“Weedeater” – a column by Nance Klehm
Originally published in Arthur Magazine No. 29/May 2008
I first tasted dandelion wine when I bought a bottle of it at a folksy gift shop in the Amana Colonies (yes, Amana of the appliance fame). The Amana Colonies is an Amish community dating back to 1854. It was settled by the communally living German pietists then known as The Community of True Inspiration, or The Ebenezer Society. Their tenets included avoiding military service and refusal to take an oath. The Amanas are nestled in the middle of what is now a sea of genetically modified corn and soybeans known as the Midwest, more specifically Iowa.
I had wanted something to drink at my campsite that evening. When I opened the bottle, I anticipated something more magic than what met my tongue. It was cloying yellow syrupy stuff, which resembled soft drink concentrate. I poured it out next to my tent, returning it to the earth where she could compost it. I was sure that I’d never get close to it again.
That was fifteen years ago, and now I have been drinking dandelion wine for about two years. The new stuff is stuff I’ve made myself from dandelion blossoms gathered in Chicago. I’m happy to say that it is divine. I am sure now that the colonists actually keep the good stuff in their private cabinets.
Upon mentioning “dandelion wine”, Ray Bradbury usually comes to mind. However, after I heard a radio interview with him a few years back when he passionately made a case to colonize the moon so we can ditch this trashed planet and survive as a race, I got confused. Enough said.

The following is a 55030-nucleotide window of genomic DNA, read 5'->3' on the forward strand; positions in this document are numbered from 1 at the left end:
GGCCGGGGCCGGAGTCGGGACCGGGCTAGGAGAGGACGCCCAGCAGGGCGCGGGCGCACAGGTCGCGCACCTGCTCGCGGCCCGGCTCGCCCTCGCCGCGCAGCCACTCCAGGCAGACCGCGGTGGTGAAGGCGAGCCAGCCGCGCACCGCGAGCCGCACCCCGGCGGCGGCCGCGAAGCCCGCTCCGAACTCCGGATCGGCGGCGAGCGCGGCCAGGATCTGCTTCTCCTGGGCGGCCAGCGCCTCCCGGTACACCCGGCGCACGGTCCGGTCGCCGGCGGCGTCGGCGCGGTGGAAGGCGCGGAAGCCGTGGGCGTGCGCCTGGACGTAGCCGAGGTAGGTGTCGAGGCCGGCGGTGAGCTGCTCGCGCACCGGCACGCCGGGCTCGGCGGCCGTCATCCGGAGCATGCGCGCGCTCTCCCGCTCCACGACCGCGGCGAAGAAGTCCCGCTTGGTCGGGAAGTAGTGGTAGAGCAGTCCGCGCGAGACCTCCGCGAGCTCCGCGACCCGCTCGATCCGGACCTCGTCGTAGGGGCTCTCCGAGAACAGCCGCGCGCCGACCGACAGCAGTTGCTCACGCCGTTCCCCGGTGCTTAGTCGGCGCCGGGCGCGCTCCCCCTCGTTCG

So the point is, I am going to tell you how to make dandelion wine. I encourage you to do this because dandelions pop up everywhere and every place. They are nearly ubiquitous pioneers in our landscapes of disturbed and deprived soils. Consumed, they are a magnificent digestive, aiding the heath and cleansing of the kidneys and liver. Amongst vitamins A, B, C and D, they have a huge amount of potassium.
As a beyond-perfect diuretic, dandelion has so much potassium that when you digest the plant, no matter how much fluid you lose, your body actually experiences a net gain of the nutrient. In other words, folks – dandelion wine is one alcohol that actually helps your liver and kidneys! Generous, sweet, overlooked dandelion…
When you notice lawns and parks spotting yellow, it’s time to gather. The general rule of thumb is to collect one gallon of flowers for each gallon of wine you want to make.
Enjoy your wandering. People will think you quaintly eccentric for foraging blossoms on your hands and knees. Note: collect blossoms (without the stem) that have just opened and are out of the path of insecticides and pesticides.
So here’s how I make dandelion wine…